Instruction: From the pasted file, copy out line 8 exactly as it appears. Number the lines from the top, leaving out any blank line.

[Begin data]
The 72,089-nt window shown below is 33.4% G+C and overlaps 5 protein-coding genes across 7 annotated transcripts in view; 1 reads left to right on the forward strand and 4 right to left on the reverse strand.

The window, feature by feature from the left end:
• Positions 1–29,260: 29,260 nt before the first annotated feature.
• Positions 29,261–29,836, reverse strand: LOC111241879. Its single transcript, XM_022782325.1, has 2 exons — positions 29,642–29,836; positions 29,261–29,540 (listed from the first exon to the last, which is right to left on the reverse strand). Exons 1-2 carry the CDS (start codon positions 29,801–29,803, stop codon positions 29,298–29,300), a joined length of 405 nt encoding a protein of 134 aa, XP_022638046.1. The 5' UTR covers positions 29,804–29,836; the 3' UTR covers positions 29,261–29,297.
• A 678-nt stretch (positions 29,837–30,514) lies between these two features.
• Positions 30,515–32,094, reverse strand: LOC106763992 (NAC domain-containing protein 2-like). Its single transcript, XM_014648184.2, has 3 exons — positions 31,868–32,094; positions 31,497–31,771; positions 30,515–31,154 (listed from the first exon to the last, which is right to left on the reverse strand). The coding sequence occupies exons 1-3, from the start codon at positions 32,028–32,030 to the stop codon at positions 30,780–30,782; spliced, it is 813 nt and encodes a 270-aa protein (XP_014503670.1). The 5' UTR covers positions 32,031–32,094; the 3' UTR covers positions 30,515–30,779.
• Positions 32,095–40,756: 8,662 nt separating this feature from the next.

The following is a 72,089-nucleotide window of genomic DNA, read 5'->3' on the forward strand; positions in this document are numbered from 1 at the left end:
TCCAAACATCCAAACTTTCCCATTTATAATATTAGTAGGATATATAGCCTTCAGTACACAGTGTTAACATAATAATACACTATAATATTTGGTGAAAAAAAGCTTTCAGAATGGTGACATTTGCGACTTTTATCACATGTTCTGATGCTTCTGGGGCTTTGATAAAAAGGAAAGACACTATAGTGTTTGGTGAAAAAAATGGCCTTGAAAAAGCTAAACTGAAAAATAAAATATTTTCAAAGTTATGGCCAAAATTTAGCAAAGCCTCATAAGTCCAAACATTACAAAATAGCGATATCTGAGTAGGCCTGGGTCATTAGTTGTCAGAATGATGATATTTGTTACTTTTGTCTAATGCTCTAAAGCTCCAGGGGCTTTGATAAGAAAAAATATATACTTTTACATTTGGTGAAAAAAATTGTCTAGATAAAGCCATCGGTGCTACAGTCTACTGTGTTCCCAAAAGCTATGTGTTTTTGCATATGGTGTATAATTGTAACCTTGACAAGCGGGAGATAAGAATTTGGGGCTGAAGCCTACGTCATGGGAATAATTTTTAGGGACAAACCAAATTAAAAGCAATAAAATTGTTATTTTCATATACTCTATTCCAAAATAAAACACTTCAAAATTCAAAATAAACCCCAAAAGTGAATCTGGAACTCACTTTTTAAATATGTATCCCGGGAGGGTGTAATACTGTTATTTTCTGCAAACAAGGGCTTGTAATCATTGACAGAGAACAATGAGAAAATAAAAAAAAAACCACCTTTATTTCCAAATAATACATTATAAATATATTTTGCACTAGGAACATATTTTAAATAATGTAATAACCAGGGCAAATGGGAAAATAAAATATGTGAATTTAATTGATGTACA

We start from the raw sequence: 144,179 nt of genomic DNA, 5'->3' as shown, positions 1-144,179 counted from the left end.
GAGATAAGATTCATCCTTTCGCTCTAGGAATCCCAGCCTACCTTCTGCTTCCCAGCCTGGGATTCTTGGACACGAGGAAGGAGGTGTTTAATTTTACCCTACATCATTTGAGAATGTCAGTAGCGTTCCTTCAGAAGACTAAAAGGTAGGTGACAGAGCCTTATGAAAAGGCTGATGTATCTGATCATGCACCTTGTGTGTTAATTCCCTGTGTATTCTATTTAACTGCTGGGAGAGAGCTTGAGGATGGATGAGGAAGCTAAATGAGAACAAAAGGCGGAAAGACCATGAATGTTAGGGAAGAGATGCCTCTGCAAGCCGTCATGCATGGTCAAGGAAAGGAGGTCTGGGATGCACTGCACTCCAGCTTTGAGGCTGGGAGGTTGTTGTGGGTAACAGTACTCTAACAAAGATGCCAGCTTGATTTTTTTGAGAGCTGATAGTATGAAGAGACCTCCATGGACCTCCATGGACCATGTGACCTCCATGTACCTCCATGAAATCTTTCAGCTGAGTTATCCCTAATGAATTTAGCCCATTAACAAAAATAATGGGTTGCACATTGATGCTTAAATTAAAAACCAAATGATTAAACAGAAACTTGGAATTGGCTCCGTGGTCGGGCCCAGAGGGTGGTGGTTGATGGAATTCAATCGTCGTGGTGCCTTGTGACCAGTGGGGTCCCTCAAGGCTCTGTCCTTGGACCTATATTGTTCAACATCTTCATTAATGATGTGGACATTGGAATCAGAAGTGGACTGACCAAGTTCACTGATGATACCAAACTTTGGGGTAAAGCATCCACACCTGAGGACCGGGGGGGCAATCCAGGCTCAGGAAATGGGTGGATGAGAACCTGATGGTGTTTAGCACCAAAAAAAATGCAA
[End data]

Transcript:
The following is a 72,089-nucleotide window of genomic DNA, read 5'->3' on the forward strand; positions in this document are numbered from 1 at the left end: